Original contribution: how much toxic metal can a gram (5 mmol) of ascorbate bind with a toxic metals. Conservative methods find a gram of ascorbate finds 10 mcg of Hg.

Ascorbate is the molecule cells like most... Cells accumlate ascorbate levels 30x over plasma

Typical populaton "calbibrates (ascorbate requirement) more than 10 g, and less than 130 g of ascorbate.

Ascorbate safely protects, mobilizes, complexes, and excretes toxic minerals.

60% in urine, 30% in feces, 10% in sweat

Healthy levels of magnesium/zinc are synergistic and assist ascorbate chelate (He speculates
because these promote a more alkaline state) How many in healthy alkaline state? Very few.

Sulphur sources in diet can help ascorbate (conjegation) toxic metals (lower the burden)

Objective: reduce oxidative stress

Always means buffered form of ascorbate (never acidic form) in this talk

Can find out alkaline status with First Morning Urine. Test for metabolic acidosis. 6.5 to 7.5 is
healthy range.

selenomethionine - the beneficial form of selenium - other forms do not work well.

To enhance extretion - selenomethionine and sulfur rich foods (eggs, onions, garlic, ginger, brassica sprouts)

sulfur rich foods promote GSH store

metalothionein - natures protection for heavy metals - combines with metal, frees mg/zinc, lower levels better.

ascorbate is the most effective way to raise GSH (Alton Miester was right all along) (min 27)

Minute 35 - Ascorbate Calibration method.

Healty - 1.5 g every 15 min
Moderately ill - 3 g every 15 min
Chronically ill - 6 - 12 g every 15 min

for two hours until "evacuation" - contrast with bowel tolerance, slow buildup, which can recirculate toxins! This will flush toxins.

http://www.PERQUE.com - ascorbate calibration procedure

After discussion of Sulphur foods - requirement,

talks about bioflavonoids/polyphenols

Lipoic acid protects the nucleus (antioxidant) (around min 52 )

Discussion why " ascorbate is never a pro-oxidant in biological systems. " (min 53)
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Re: Russel Jaffee - International Scientist of the Year

Post Number:#4  Post by ofonorow » Sun Dec 23, 2012 12:29 pm

Here is the same basic Jafee lecture - from 2008 .
Dr. Russell Jaffe discusses using Vitamin C for heavy metal detox IAOMT 2008
http://www.youtube.com/watch?v=yOZo0-vC93I
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Re: Russel Jaffee - International Scientist of the Year

Post Number:#5  Post by randian » Sun Dec 23, 2012 2:37 pm

ofonorow wrote:Sulphur sources in diet can help ascorbate (conjegation) toxic metals (lower the burden)

Another use for MSM?
ofonorow wrote:selenomethionine - the beneficial form of selenium - other forms do not work well.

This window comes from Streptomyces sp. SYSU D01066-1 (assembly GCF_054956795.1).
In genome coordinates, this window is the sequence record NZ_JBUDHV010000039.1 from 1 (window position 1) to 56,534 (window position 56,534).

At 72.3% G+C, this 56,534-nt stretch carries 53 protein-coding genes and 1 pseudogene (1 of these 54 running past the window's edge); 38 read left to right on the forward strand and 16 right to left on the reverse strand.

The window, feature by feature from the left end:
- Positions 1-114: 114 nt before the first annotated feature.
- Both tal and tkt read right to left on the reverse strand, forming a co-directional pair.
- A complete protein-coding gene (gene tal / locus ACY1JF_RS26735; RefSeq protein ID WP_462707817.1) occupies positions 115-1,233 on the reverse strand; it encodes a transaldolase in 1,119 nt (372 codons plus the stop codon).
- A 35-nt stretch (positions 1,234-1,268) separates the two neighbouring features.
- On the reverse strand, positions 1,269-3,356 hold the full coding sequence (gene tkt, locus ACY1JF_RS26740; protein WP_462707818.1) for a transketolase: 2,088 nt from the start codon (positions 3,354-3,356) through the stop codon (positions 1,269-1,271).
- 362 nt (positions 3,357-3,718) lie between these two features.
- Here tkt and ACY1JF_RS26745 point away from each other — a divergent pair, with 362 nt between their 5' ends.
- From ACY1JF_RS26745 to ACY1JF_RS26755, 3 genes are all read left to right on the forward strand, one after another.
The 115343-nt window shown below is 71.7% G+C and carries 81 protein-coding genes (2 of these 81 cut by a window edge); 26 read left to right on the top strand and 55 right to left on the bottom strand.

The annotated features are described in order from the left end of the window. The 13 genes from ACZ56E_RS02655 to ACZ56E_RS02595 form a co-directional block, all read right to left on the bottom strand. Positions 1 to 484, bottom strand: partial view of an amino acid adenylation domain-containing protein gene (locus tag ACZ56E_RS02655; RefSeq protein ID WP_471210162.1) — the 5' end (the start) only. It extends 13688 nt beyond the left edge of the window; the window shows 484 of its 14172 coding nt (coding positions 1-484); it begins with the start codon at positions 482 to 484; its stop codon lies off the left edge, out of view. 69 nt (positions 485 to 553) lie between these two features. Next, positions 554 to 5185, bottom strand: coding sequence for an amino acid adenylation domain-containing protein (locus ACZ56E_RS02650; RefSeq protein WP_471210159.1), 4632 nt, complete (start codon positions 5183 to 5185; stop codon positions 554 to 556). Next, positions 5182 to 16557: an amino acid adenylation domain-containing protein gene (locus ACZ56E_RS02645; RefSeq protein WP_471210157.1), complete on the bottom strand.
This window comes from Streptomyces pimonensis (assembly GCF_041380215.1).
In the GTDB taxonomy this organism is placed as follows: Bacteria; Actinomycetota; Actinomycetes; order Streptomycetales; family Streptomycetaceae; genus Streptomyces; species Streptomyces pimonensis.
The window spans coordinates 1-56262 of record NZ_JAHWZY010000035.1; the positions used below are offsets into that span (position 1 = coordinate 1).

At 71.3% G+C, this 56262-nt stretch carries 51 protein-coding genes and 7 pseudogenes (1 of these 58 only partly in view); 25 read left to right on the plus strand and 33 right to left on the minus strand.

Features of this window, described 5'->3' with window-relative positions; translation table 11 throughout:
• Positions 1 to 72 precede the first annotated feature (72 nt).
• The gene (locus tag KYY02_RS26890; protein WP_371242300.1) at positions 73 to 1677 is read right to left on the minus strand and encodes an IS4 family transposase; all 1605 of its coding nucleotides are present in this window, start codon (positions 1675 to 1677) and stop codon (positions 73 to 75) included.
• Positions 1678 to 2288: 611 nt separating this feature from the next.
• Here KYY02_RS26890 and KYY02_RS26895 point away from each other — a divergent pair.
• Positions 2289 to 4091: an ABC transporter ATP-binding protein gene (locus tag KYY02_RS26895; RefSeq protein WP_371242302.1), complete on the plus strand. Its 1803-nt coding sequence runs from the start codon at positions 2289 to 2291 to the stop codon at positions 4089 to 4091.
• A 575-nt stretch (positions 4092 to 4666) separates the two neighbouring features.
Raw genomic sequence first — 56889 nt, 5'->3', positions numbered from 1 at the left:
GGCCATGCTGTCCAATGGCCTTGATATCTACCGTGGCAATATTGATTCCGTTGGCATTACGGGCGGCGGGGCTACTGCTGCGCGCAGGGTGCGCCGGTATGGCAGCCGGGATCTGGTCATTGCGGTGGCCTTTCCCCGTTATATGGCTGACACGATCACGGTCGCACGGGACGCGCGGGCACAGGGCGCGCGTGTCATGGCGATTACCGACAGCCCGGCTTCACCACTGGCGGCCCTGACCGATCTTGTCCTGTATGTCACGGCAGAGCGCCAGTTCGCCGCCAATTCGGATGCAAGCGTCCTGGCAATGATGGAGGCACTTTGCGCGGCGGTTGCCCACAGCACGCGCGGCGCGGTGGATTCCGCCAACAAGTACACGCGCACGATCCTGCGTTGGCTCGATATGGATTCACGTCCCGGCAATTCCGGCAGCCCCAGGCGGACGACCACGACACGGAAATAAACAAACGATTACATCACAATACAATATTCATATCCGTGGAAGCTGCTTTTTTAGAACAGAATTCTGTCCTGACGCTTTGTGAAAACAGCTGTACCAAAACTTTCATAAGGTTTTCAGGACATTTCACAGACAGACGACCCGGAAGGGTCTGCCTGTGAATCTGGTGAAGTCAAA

Other than its general dietary properties, what does selenium offer for the detox program Jaffe is talking about?
ofonorow wrote:Ascorbate Calibration method

Is this just a quicker way to find your daily bowel tolerance number?

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Re: Russel Jaffee - International Scientist of the Year

Post Number:#6  Post by Lemonaid » Mon Dec 24, 2012 11:27 am

Selenoproteins have a high affinity with binding to mercury.

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Re: Russel Jaffee - International Scientist of the Year

Post Number:#7  Post by ofonorow » Tue Dec 25, 2012 11:10 am

Good questions.

randian wrote:
ofonorow wrote:Sulphur sources in diet can help ascorbate (conjegation) toxic metals (lower the burden)

Another use for MSM?


I am compiling a list of questions for professor Jaffee - and this is a good one, since the implication that the sulfur atom is important. (However, thinking about glutathione - it is composed of 3 aminos, (Glutathione (GSH) is a tripeptide made up of the three amino acids cysteine, glycine and glutamate). The aminos cysteine (and methionine) contain sulfur, yet alone, they do not work like glutathione to attach to toxin and and emerge from the cell (detoxify the cell).

ofonorow wrote:selenomethionine - the beneficial form of selenium - other forms do not work well.

Other than its general dietary properties, what does selenium offer for the detox program Jaffe is talking about?


Good explanation from Lemonaid.

ofonorow wrote:Ascorbate Calibration method

Is this just a quicker way to find your daily bowel tolerance number?



Great question. All these years and just realizing the important distinction.

I have now watched all three of Russell Jaffee's hour-long lectures. Basically the same, (filmed a year apart.) Ascorbate Calibration does determine your requirement, but seems to be an detoxification method.

Dr. Jaffee's specialty is "heavy metal detoxification". His PHD thesis was on this topic. (He says he entered "this" field (vitamin C?) as a skeptic to debunk it.)

What I am understanding is that the concentration and intensity of oral ascorbate determines its ability to "complex", "mobilize" and "safely excrete heavy metal toxins" from the body. Jaffee said that calibration is different than bowel tolerance, because "slowly titrating to tolerance" will allow toxins to recirculate!